What is Kinesiology? My experience recovering from Chronic Fatigue Syndrome
Kinesiology is one of the most controversial, confusing and underated techniques in the ‘alternative’ health community.
In this article I explore the origins of Kinesiology and explain why it may have a place when addressing chronic health issues. I’ll also share my personal story of how kinesiology helped me recover from chronic fatigue syndrome.
What is Kinesiology?
Kinesiology is an ‘umbrella term’ for a group of specialised techniques used to facilitate the healing process (1, 2).
Note: In sport science ‘circles’ kinesiology is the study of muscles, and you may come across kinesiology tapes and other things used to support and optimise muscle function.
Essentially, Kinesiology is simply a tool that combines Chiropractic knowledge and Traditional Chinese Medicine theory, to identify the physical, nutritional, emotional or energetic barriers to health.
A kinesiologist does not diagnose or treat; instead finds imbalances and identifies what interventions will bring the system back into balance.
Before we explore the how’s, let’s take a look into the history of Kinesiology:
History of Kinesiology
It is said, Kinesiology stemmed from ‘manual muscle testing’ which was devised by Swedish physiotherapists in 1860 to assess the function of muscle groups (3).
Some of these Swedish physiotherapists moved to Boston and in 1920 word spread to Dr Robert Lovett, an orthopaedic surgeon based at Harvard (4).
Dr Lovett began using a technique he described as ‘muscle monitoring’ to trace spinal nerve damage caused by injury and Polio.
Dr Frank Chapman
In the 1930’s, osteopath, Frank Chapman, began observing ‘discreet, tender, nodules’ in specific ares of the body that seemed to relate to the patient’s diagnosis. When these areas were vigorously massaged, the condition was observed to improve. (These areas are what we now know form the lymphatic system) (5).
Dr George Goodheart
In the 1960s, American chiropractor Dr George Goodheart was building a name for himself, as he refuted the then held theory that muscle spasm was the primary cause of back pain (6).
Unaware of Chapman’s observations, Dr Goodheart believed There were five systems to consider in the evaluation of body function: the vascular system, the lymphatic system, the nervous system, the cerebrospinal fluid and acupuncture system.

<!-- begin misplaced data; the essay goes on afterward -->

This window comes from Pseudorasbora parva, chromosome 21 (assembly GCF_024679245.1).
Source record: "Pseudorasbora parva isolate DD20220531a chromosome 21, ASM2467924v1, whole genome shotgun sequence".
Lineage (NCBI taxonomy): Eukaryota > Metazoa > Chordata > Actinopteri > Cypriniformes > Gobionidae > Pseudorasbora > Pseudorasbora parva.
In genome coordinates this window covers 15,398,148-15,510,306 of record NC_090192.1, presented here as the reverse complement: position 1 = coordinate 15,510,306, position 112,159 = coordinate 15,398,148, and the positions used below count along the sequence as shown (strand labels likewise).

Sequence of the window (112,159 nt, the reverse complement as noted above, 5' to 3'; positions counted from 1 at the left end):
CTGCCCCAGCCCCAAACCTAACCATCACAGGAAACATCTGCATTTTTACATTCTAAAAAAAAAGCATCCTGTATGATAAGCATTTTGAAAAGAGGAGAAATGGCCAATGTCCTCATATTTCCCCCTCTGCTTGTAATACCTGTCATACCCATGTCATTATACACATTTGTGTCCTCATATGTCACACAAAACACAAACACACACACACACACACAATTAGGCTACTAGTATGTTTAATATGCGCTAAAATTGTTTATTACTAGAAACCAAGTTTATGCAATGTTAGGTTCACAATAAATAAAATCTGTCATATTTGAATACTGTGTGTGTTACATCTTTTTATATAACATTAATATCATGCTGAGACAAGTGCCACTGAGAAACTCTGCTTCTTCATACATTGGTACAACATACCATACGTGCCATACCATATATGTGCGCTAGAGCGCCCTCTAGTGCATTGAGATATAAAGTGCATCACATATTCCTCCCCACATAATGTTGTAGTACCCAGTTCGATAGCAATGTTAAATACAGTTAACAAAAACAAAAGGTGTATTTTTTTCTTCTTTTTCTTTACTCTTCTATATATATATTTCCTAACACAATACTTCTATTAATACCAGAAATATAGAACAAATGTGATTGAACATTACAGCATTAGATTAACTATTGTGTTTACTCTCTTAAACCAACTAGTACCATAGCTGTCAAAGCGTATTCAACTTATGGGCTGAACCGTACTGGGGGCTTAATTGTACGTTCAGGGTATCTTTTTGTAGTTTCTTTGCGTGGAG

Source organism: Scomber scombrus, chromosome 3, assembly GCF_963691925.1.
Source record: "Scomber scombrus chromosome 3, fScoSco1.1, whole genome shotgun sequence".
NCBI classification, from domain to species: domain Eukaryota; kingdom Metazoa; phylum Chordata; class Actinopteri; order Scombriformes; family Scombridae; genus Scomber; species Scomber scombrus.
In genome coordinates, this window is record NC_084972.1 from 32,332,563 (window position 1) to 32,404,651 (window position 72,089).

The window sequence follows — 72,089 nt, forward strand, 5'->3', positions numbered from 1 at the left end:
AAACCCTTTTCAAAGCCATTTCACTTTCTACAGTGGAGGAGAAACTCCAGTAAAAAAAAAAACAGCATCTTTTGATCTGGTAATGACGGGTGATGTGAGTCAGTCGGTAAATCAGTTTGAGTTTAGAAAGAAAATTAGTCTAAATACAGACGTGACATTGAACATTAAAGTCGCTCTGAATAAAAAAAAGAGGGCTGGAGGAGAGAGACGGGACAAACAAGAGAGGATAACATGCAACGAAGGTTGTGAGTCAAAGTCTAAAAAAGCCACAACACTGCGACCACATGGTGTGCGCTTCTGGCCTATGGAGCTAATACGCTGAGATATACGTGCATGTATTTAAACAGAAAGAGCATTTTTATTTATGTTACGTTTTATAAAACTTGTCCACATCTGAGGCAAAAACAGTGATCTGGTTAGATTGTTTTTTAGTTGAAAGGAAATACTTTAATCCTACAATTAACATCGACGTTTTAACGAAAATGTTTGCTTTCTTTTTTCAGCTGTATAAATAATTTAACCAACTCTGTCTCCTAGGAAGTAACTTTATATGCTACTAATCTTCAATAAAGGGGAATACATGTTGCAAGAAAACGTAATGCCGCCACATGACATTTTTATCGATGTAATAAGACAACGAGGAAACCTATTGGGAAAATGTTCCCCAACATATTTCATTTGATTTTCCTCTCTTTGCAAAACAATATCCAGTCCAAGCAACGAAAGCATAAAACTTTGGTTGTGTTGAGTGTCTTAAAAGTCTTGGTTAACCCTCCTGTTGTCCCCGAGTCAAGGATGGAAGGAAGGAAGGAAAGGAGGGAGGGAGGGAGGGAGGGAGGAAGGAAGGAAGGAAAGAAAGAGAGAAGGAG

Goodheart believed that dysfunction anywhere in the body may be caused by a failure of any of these five systems and manual muscle testing (testing the function and health of a muscle pair) provided important clues to function. He believed that each muscle pair corresponded with a particular system (gut, liver, lymphatic, brain etc…) based on the meridian charts from TCM.
He later began to observe that the introduction of ‘noxious’ or beneficial substances caused a weakening or strengthening of these ‘indicator’ muscle pairs.
Dr John Diamond
In the 1970’s Dr John Diamond, expanded this theory discovering, ‘indicator muscles’ would strengthen or weaken in response to ‘positive’ or ‘negative’ emotional and intellectual stimuli. He coined this practice ‘Behavioural Kinesiology’ (7).
It’s important to note that supposedly Dr Goodheart and Dr Diamond believed this phenomenon occurs independently of the test subject’s own opinion or knowledge of the topic. Essentially, they believed the body ‘knew’ at a level far below ‘consciousness’ (8).
The Birth of Applied Kinesiology
In 1973, the technique of Applied Kinesiology was born, and Dr Goodheart founded the College of Applied Kinesiology, which trained licensed health professionals.
Applied kinesiology arrived in the UK in 1975, and later became known as Systematic Kinesiology (9, 10).
Types of Kinesiology
Kinesiology is a rapidly expanding field and many practitioners have created their own permutations of it. These include (11):
- Creative Kinesiology
- Health Kinesiollgy
- Holistic Kinesiology
- OHB Kinesiology
- Neuroenergetic Kinesiology
- Optimum Health Balance
- Progressive Kinesiology
- Touch for Health Kinesiology
- Wellness Kinesiology
Don’t worry to keep it simple I recommend either an Applied kinesiologist, ‘Touch for Health’ Kinesiologist, Holistic Kinesiologist or Autonomic Response Testing Practitioner.
What the hell is Autonomic Response Testing?
I would be remiss if I did not mention the work of Dr Dietrich Klinghardt in this field.
Note: I’m sorry this is quite a confusing topic, but this is the last bit of theory, before we dive into the ‘juice‘:
Dr Dietrich Klinghardt, a medical doctor and leader in nutrition and functional medicine, created his own version of applied kinesiology called Autonomic Response Testing (11, 12).
Although I am not familiar with all the nuances between these techniques, Klinghardt suggests his technique is better for several reasons:
In classical Kinesiology, organs and tissues are tested indirectly (via a specific muscle group), whereas ART ‘tests’ the organ directly.
Instead of testing remedies against an organ system, ART practitioners use ‘real diagnostic tools’ including microbial cultures, toxins etc…
Furthermore, there is a high risk with classical Kinesiology, that the practitioner can be testing themselves instead of the client (13).
To mitigate this risk, ART requires two people to test a client (a surrogate).
Unfortunately, Dr Klinghardt has removed his papers on ART from his website (for unknown reasons) but I have found a couple resources that summarise the theories behind it (14, 15).
The theory of ART
ART utilises changes in the body’s biophoton system. Each cell in our body emits ‘highly structured’ (coherent) light which communicates with neighbouring cells and organisms including life outside the body. This communication is bi-directional.
Healthy cells emit coherent or polarised light. Unhealthy cells and tissues emit non-coherent light- or none at all. ART accurately detects the status of coherence/non-coherence in any body area.